In a way similar to the situation observed for the activity subscale, the functional variables show the greatest capacity to account for the variance of the subscale corresponding to the impact of dyspnea, although they jointly account for only 36% of the mentioned variability. This low percentage is probably due to the fact that the impact subscale is designed to quantify particularly the psychological and social dimensions of the disease, these variables being scantly considered in the present study. In this context, some studies7,20 have shown that variables dependent on the psychological sphere, usually assessed by means of anxiety or depression questionnaires, exert a decisive influence on the way in which patients live their disease and hence on HRQL. Lastly, the multiple regression analysis performed, using the SGRQ total score as dependent variable, shows that dyspnea determined by the modified Medical Research Council scale, FEV1 predicted value following bronchodilation, and daily sputum production are able to account for 55% of the variance of the SGRQ total score.

It should be pointed out that our study failed to analyze some variables that could reduce the percentage of unexplained variance, including (in the same was as published for other disorders of the airways) the influence of possible dynamic hyperinflation,23 exercise testing,17 or the already mentioned assessment of patient psychological condition.7,20 However, there are some variables, usually described as exerting an influence in different studies of SB, that showed no significant and independent explanatory capacity for HRQL variance in our study, but which nevertheless deserve being mentioned, such as the number of previous exacerbations, the extent of SB, or P aeruginosa colonization of sputum. Wilson et al,8 found the number of previous disease exacerbations to be the independent variable most related to HRQL in bronchiectasic patients. In our own series this variable was weakly (though significantly) related to the total quality-of-life score (r2 = 0.22, p < 0.05). This discrepancy is mainly explained by the fact that Wilson et al,8 failed to measure certain key variables such as dyspnea, sputum production, or the prior administration of antibiotics and steroids. These variables, which have been examined in the present study, usually exhibit a close correlation to the number of exacerbations, and this may be the reason why the variable “number of exacerbations” was displaced from the multivariate analysis in our study. In any case, an important variation among studies in the number of exacerbations is to be expected, since such information is collected retrospectively and is sometimes dependent on patient memory. Furthermore, based on the results of our study and on the absence of information regarding the severity of exacerbations, we could postulate that only the more serious or clinically unstable exacerbations (ie, those in which systemic steroids are usually administered) would exert a more determinant influence on HRQL. In this context, it should be taken into account that systemic corticotherapy during disease exacerbation effectively supplied independent information for the analysis of HRQL in our patients.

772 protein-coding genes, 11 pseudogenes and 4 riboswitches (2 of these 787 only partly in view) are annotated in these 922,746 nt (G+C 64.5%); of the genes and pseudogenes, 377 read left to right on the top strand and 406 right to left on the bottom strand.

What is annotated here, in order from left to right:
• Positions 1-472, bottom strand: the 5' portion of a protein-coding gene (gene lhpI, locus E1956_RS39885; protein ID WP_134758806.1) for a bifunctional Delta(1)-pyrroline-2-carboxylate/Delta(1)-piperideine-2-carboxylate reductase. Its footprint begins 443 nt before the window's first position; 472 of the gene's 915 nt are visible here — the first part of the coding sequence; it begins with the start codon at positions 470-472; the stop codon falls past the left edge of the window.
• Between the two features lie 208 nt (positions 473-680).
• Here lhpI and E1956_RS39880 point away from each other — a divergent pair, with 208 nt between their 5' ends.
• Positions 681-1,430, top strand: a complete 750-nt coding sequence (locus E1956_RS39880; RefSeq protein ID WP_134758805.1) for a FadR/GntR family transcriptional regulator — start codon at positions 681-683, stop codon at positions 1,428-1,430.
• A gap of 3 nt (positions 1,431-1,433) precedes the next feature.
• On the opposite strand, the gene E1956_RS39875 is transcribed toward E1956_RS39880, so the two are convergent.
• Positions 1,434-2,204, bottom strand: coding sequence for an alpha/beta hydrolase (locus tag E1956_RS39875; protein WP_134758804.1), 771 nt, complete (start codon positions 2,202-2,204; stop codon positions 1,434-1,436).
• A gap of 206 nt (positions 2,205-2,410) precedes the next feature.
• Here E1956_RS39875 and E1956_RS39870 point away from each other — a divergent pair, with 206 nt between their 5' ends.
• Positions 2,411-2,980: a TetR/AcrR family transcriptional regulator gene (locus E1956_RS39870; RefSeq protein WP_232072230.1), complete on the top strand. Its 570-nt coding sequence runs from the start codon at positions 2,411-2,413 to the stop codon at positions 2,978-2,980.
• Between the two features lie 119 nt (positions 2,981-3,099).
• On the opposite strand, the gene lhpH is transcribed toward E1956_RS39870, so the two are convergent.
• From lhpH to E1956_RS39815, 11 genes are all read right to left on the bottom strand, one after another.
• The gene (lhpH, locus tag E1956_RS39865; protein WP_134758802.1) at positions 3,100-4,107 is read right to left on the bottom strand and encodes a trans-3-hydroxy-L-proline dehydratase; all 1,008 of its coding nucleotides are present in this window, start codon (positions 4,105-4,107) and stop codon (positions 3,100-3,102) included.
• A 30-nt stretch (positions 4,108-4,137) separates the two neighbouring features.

Other variables habitually studied in the literature in patients with SB are the extent of the latter and chronic P aeruginosa colonization of sputum. Some authors24 have reported a positive correlation between HRCT and pulmonary function or sputum production. Consequently, HRCT contribution to the explanation of HRQL in patients with SB could be accounted for in part by these two variables. Similar considerations apply to chronic P aeruginosa colonization of sputum, which we and other authors have found to be related to poorer pulmonary function, increased sputum production, increased dyspnea, and poorer HRQL.,46,9

In conclusion, in our series of patients with stable bronchiectasis, dyspnea, FEV1 following bronchodilation, and daily sputum production were the factors that best explained patient HRQL, although other symptoms such as habitual coughing or wheezing, or the administration of systemic steroids during disease exacerbations also intervened significantly (albeit to a lesser extent). We therefore consider that ideal management of such patients should aim to improve the impact of these variables on patient HRQL.

Abbreviations: CF = cystic fibrosis; CH = clinical history; HRCT = high-resolution CT; HRQL = health-related quality of life; SB = clinically stable bronchiectasis; SGRQ = St. George Respiratory Questionnaire

This study was supported in party by the grant RedRespira-ISCiii-TRIC-03/11 from the Ministerio de Sanidad y Consumo, Spain.

Table Graphic Jump Location
Table 1. General Characteristics of 86 Patients Enrolled in the Study*